I am not a superstitious person. I have always wanted to not believe that the mirrors I have broken or the spilled salt I didn't throw over my left shoulder have any effect on my everyday life or future. I do not believe in "luck," and I cringe every time I cheerfully say to someone "Good Luck!" or sarcastically refer to "Luck not being on my side." My all-time favourite quote is from a wise old friend: "Luck = When Preparation and Opportunity Meet" That IS all it is, in my opinion!
Yesterday I was again faced with the term "Bad Luck." Referring to: Me. This coming from an intelligent person I would not have suspected would subscribe to the luck thing... my head and neck surgical oncologist/microvascular reconstructive surgeon. Near the end of our consultation yesterday, I asked my new surgeon if he could confirm if there is any link with my thyroid cancer to the melanoma, and he said no... studies show there may be a link through a particular gene in a melanoma patient, but this one appears to be just plain l-u-c-k. I wanted to laugh but I managed to choke it down.
So yes, we met with the head and neck surgeon, and he explained a little more of what is going on with my diagnosis. He used a lighted video scope thingy to check out my vocal cords (I'll spare you the gory details of how that happened, and will remain thankful that this portion of my battle with cancer will be from the neck up!) My vocal cords appear to be mainly unaffected by the "classic" tumour spread, and the Dr. said that there is only a 10% chance that my voice would be affected during surgery, and that would simply mean I may not be able to hit that high note singing in the shower. Scott assured him that my family would be okay with that.
Special mention though, of the nerves closest to my jugular, they are more closely affected by the infected lymph nodes that will be carefully removed. I will be having a full thyroidectomy, a central node dissection, and a right node dissection. Thyroid gone, and all nodes from just below my right ear across and down into just under my collarbone to the middle and right. Hopefully it will be just one small-ish incision across my throat, minimal scarring on my "young skin" - HE said that I swear!! :-)
The surgeon himself performed an ultrasound right in the consult, which was awesome as he was explaining in detail to a student surgeon, and Scott, while he was looking around on my throat and neck, so he got a better feel for mapping the surgery and we got an earful of a bunch of terms I wish I could have written down at the time. I was particularly proud of myself when I could tell him exactly which node had been biopsied - I was painfully aware of it for a couple of weeks after the biopsy, as were many of you who had to suffer my bitching about the ouchie and visible bruising a few weeks ago... oh wait, I guess I am still whining about it?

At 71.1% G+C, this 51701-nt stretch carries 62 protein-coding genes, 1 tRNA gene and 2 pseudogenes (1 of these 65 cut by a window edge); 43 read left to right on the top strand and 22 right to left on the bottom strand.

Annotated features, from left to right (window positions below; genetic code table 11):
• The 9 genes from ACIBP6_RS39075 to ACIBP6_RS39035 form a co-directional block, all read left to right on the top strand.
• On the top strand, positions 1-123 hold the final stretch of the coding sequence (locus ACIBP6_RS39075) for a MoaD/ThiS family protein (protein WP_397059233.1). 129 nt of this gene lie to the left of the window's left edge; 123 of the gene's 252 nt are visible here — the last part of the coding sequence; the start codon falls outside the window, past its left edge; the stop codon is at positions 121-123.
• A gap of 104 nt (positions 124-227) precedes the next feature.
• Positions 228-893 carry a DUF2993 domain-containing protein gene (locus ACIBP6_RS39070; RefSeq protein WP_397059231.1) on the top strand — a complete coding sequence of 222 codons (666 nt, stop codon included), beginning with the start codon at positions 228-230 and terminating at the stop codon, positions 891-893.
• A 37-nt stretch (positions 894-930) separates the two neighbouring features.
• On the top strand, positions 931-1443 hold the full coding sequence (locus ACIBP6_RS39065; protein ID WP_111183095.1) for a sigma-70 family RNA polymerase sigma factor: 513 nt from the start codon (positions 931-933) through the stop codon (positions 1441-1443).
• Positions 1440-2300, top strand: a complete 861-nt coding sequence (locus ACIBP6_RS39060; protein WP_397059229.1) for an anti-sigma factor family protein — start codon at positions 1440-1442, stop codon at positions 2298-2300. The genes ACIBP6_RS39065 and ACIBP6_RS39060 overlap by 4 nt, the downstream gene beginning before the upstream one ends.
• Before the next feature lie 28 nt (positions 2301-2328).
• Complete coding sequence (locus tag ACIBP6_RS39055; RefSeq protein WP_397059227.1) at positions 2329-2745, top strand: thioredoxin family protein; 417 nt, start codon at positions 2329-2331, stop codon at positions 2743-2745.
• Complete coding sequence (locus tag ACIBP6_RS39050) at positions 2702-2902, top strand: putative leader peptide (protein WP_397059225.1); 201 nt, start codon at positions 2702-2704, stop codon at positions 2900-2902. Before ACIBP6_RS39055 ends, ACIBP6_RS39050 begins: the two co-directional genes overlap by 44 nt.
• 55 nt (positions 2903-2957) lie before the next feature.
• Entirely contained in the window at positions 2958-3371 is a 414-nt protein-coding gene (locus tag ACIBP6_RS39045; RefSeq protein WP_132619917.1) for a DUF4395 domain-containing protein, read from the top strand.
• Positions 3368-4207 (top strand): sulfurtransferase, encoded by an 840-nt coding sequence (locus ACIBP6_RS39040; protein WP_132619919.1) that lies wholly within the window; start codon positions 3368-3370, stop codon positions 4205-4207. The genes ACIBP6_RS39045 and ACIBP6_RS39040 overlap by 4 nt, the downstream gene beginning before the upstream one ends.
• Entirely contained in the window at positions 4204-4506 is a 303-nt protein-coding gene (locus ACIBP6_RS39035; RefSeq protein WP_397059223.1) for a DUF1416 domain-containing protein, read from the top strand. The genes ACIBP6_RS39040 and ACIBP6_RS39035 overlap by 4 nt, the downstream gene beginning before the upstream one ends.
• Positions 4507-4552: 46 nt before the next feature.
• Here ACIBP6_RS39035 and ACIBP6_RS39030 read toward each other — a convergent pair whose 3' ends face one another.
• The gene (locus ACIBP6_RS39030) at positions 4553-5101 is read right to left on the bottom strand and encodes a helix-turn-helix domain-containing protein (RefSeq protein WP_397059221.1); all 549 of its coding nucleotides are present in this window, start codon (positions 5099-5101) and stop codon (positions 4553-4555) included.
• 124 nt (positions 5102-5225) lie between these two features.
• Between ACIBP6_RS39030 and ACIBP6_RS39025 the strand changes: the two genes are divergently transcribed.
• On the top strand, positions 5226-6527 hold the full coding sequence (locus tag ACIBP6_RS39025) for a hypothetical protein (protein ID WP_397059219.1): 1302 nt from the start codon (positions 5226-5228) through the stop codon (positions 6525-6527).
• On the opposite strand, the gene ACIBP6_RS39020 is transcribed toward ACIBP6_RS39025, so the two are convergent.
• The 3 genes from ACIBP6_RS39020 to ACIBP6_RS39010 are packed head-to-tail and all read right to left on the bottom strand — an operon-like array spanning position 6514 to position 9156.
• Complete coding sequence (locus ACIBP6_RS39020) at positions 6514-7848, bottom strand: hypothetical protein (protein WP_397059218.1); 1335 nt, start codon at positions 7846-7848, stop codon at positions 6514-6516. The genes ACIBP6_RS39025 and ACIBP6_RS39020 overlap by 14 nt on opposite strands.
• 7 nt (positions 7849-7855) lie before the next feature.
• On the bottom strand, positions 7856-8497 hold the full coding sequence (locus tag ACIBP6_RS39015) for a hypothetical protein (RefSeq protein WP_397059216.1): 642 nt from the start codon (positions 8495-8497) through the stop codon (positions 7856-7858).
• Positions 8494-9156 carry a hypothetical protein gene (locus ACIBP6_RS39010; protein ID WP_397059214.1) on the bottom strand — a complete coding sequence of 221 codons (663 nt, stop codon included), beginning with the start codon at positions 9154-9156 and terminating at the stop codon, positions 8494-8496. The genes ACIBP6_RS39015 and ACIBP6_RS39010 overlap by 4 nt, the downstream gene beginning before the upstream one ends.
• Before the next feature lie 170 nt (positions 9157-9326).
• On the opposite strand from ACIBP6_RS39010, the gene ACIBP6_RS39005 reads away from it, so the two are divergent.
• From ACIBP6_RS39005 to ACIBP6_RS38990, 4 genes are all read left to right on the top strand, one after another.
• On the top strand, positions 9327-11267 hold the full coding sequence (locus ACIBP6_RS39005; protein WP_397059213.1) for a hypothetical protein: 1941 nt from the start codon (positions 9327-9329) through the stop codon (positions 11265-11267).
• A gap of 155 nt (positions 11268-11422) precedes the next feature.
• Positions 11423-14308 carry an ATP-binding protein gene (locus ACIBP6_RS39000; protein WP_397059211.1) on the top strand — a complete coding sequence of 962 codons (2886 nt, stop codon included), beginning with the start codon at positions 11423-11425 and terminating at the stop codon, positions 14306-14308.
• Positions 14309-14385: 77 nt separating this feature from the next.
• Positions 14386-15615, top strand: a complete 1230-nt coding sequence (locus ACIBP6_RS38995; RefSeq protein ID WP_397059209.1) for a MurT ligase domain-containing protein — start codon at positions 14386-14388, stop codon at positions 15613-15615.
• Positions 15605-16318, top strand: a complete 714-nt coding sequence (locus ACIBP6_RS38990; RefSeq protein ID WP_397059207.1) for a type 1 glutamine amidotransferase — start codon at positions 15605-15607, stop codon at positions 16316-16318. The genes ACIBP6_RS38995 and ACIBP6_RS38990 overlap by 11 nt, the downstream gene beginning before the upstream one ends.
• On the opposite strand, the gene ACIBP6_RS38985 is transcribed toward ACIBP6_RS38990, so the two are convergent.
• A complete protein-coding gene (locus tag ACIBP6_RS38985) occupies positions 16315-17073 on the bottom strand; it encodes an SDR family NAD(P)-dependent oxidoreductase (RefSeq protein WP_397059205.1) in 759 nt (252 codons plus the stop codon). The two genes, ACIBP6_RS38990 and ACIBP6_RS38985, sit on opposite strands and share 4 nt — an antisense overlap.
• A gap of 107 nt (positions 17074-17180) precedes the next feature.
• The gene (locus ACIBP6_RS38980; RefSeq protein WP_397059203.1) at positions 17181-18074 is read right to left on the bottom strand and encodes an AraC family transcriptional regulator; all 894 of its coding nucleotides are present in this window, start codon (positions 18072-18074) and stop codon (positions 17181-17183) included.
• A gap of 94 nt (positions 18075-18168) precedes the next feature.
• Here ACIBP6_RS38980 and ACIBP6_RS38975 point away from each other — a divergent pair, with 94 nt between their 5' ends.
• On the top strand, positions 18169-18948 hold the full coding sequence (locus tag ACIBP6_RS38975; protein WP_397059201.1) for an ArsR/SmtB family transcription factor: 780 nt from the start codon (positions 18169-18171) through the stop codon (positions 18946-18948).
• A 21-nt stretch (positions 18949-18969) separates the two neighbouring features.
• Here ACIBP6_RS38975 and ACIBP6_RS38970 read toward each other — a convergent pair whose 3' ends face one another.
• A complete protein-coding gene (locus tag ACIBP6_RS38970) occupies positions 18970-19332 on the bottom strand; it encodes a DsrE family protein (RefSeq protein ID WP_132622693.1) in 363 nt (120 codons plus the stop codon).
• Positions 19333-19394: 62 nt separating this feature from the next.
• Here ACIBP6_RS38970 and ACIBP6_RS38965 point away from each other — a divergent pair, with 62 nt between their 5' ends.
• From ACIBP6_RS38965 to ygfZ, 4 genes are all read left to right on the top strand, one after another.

The surgery will be scheduled for approximately mid-November, as my medical oncologist wants to wait one month from my last treatment before subjecting my system to general anesthetic etc. If all goes according to plan, I should be able to remain in the clinical trial. They are working together to ensure my safety, well-being, and continued strategy to fight melanoma.
The new surgeon said his job is to make thyroid cancer the least of my worries. It was very matter-of-fact and reassuring how he said it. Hopefully iodine radiation treatment will not be needed after surgery, but we will cross that bridge if we come to it.
Surgery will be at Sunnybrook, all procedures the same as my operation in May, except without the post-surgical eight-week mandatory jail time oops I mean bedrest with leg elevated. Sounds like it will be one night in the Short Stay Unit in the main building again, barring any complications, then home to be pampered with ice cream and soothing foot massages.Two weeks worth at least.....
So now we wait for surgery date and pre-surgical prep clinic date. Brain MRI date - news flash - just got MRI date: Nov 7. CT scan is Monday Oct. 27, which is week 12 of trial schedule, and is paired with bloodwork and another conversation with medical oncologist. I will keep you posted, and my fingers crossed. ;-)